Money Matters: How to be your kids’ primary personal finance teacher | News, Sports, Jobs

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Did you know that Utah was the first state in the nation to make financial literacy a course requirement for graduating high school? It’s true! And it seems to be helping.

A study by the Utah State Auditor’s office conducted a financial literacy survey to compare Utah high school graduates who had taken the general financial literacy (GFL) course with their peers who didn’t and their peers in surrounding states.

“The survey results indicate that Utah public high school graduates who took one of the GFL courses for graduation exhibited higher average scores on both the knowledge and behavior questions,” the report says. “There is a correlation between Utah’s GFL course participation and improved personal financial knowledge and behavior for the past decade of graduates.”

This is a positive result, but it doesn’t mean parents are off the hook. Building a strong financial foundation starts at home! So talk to your kids about money, help them practice money management and set a good example. You will be setting them up for financial success, and the financial literacy high school course will be a nice bonus.

1. Make money an ongoing conversation

Talking about money doesn’t need to be awkward. Start small and build up to an ongoing conversation that your kids come to expect.

“Talking about money can’t be relegated to a one-time conversation,” said Lynne Somerman, money coach and founder of The Wiser Miser. “It needs to be part of the day-in, day-out conversation. As money topics come up and your kids are around, talk about them as openly as you feel comfortable.”

To put this into practice, involve your kids in everyday financial decisions. Planning your weekly menu? Have your kids look through grocery mailers to see what ingredients are on sale and then build the menu around that. Or tell them how much is budgeted for summer bathing suits and let them choose a couple of cheaper suits or one more expensive one.

2. Help kids earn and save for themselves

When we manage all the money for our kids’ school supplies and fun items, it becomes difficult for them to learn the value of a dollar. Help younger kids earn money in exchange for chores before they go to the toy store to buy a birthday present for their friend. Work with teenagers to find an after-school or summer job to pay for a day trip they want to take during your upcoming family vacation. It may be hard (for all of you!) at first, but giving kids hands-on experience is truly doing them a huge favor.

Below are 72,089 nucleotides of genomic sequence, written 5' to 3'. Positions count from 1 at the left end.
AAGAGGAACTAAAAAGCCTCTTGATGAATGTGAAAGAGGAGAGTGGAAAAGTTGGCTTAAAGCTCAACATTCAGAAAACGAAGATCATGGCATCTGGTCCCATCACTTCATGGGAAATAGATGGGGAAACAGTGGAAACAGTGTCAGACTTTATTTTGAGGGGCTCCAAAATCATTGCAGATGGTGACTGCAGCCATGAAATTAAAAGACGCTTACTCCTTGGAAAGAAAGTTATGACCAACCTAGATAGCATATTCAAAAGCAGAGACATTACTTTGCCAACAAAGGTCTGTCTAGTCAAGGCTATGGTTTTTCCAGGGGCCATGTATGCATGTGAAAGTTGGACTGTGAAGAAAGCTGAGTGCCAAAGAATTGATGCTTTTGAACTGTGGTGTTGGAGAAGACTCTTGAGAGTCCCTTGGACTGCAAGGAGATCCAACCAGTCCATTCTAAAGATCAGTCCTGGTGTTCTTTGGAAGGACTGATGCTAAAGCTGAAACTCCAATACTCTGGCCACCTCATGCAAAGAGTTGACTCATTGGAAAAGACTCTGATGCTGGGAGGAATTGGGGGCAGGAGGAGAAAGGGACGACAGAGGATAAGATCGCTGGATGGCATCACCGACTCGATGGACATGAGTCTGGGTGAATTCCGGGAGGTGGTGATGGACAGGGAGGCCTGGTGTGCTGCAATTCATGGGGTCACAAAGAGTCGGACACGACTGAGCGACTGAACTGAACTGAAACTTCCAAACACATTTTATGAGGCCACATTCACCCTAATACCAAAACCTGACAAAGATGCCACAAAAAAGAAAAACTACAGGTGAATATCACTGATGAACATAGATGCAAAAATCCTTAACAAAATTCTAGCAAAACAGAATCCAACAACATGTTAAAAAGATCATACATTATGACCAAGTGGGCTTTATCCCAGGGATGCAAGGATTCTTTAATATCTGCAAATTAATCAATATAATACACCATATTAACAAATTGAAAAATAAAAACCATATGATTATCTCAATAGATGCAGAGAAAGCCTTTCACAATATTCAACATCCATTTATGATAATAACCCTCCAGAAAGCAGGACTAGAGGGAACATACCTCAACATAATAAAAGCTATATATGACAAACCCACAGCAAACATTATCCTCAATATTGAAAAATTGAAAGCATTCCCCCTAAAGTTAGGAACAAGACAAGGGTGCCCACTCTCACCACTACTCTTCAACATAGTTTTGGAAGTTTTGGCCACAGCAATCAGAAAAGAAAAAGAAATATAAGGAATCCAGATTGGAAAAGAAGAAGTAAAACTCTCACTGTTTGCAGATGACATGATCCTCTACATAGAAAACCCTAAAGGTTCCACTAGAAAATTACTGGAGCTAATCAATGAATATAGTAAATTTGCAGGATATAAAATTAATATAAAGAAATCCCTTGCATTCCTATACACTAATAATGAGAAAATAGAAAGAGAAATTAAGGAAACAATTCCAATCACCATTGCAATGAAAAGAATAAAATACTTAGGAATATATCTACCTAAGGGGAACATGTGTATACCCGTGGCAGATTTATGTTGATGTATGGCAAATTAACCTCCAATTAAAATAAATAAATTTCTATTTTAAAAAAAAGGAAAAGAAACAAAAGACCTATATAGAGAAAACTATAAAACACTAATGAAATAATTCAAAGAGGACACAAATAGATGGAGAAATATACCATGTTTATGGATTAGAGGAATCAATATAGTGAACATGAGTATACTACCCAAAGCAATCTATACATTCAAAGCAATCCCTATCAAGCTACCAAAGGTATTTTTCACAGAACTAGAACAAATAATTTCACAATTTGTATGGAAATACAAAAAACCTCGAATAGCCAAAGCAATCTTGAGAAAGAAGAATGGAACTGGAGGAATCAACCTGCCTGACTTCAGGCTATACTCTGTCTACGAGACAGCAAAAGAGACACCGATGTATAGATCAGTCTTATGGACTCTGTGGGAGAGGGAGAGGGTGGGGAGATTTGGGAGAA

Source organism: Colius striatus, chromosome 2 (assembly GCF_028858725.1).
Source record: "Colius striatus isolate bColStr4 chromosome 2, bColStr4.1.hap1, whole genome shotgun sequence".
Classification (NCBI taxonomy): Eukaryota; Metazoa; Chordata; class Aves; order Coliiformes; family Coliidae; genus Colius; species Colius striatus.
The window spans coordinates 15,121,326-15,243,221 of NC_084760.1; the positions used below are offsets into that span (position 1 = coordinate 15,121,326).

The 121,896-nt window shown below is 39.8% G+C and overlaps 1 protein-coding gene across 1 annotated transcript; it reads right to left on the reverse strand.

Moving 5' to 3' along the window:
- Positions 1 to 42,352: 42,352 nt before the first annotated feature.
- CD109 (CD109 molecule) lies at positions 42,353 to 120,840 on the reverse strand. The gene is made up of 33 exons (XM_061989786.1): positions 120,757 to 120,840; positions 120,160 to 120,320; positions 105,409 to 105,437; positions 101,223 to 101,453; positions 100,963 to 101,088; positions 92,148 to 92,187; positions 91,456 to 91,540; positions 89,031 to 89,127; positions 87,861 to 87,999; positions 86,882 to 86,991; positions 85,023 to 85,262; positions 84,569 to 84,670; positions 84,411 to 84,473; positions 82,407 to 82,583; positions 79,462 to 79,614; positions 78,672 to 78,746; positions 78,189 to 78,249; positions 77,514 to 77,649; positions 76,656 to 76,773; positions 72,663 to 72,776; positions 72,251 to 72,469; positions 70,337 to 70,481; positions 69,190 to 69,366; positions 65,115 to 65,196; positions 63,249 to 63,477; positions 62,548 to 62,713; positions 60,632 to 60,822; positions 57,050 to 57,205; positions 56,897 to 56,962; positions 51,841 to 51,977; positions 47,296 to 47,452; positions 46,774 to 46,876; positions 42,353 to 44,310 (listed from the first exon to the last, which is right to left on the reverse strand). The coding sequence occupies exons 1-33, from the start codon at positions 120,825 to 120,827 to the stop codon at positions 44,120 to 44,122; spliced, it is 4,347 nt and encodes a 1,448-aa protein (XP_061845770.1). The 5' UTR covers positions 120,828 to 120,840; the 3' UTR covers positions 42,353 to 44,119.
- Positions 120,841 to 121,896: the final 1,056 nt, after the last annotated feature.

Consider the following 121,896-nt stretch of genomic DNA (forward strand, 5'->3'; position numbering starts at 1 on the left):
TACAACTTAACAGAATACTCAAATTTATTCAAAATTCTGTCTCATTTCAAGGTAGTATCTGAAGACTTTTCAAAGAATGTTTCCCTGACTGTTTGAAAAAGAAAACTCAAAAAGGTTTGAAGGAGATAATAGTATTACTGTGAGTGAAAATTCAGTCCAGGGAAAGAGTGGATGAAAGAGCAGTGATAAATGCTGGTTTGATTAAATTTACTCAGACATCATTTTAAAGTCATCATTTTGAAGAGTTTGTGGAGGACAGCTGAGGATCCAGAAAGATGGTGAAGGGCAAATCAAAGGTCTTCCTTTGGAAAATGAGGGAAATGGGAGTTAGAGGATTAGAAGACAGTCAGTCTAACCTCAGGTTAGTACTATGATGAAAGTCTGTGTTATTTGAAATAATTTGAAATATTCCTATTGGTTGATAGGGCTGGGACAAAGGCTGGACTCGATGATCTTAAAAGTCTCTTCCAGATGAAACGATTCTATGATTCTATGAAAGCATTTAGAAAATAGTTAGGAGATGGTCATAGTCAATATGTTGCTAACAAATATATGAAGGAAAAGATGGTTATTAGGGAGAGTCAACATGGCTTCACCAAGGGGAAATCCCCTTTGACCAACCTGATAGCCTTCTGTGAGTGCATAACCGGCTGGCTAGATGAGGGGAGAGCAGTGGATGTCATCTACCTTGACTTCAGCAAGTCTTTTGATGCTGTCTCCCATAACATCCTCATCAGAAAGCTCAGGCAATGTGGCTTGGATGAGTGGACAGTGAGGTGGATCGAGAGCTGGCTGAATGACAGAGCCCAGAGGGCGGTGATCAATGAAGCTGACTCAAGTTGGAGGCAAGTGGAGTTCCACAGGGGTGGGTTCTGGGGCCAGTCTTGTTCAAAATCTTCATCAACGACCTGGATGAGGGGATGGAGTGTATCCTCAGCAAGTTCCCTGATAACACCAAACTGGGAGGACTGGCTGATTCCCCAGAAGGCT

What else can you do? Here are some ideas for different age groups.

  • For elementary school children: Have them put their savings into a Mason jar so they can see their money growing. Help them distinguish between different types of savings. For example, saving up to buy a small toy at the store is a short-term savings goal, saving for soccer cleats next fall is long-term and saving a fund in case their bike tire pops is emergency savings.
  • For pre-teens: Work with them to make a personal budget that includes savings. This is a good time to teach them principles like spending less than you earn and paying yourself first.
  • For teenagers: Help them set up a bank account, then remind them to deposit their money so they can watch their compound interest grow!

3. Set a good example

Actions speak louder than words, so discipline yourself to live the financial principles you are teaching your kids. Make sure you are making sound financial decisions that will benefit both you and your kids as they watch and learn.

“Money matters don’t have to be so complicated,” said Lyle Daly at http://fool.com. “There are a few key principles that can make or break you, and if you want to build a strong financial future, then you need to know them by heart.”

Here are five principles everyone should follow:

  1. Spend less than you earn. The rule of thumb is that you should save at least 20 percent of your income.
  2. Maximize your income. “The amount you can save by reducing your spending is limited,” Daly said. “Instead of trying to budget your way to being rich, you’re much better off looking for ways to make more money. Negotiating a raise, finding a higher-paying job, freelancing, or starting a business on the side are all ways you can bring more money in.”
  3. Plan for emergencies. Save up an emergency fund with three to six months of living expenses. Make sure you have adequate health, renter’s/homeowner’s and auto insurance.
  4. Build your credit. Pay off your credit card each month, pay your bills on time and don’t exceed your credit limit. These behaviors will make you eligible for better interest rates, car insurance rates and perhaps even better jobs.
  5. Save for retirement. Save each month and take advantage of the tax breaks offered through 401(k)s or IRAs. Every bit counts!

Financial literacy education may be required in Utah high schools, but parents should help their kids learn sound personal finance habits from a young age. Talk to your kids about money, help them practice money management, follow the principles you teach them and consider getting help from professionals for some tailored guidance. You and your kids will benefit from being proactively wise with your money.

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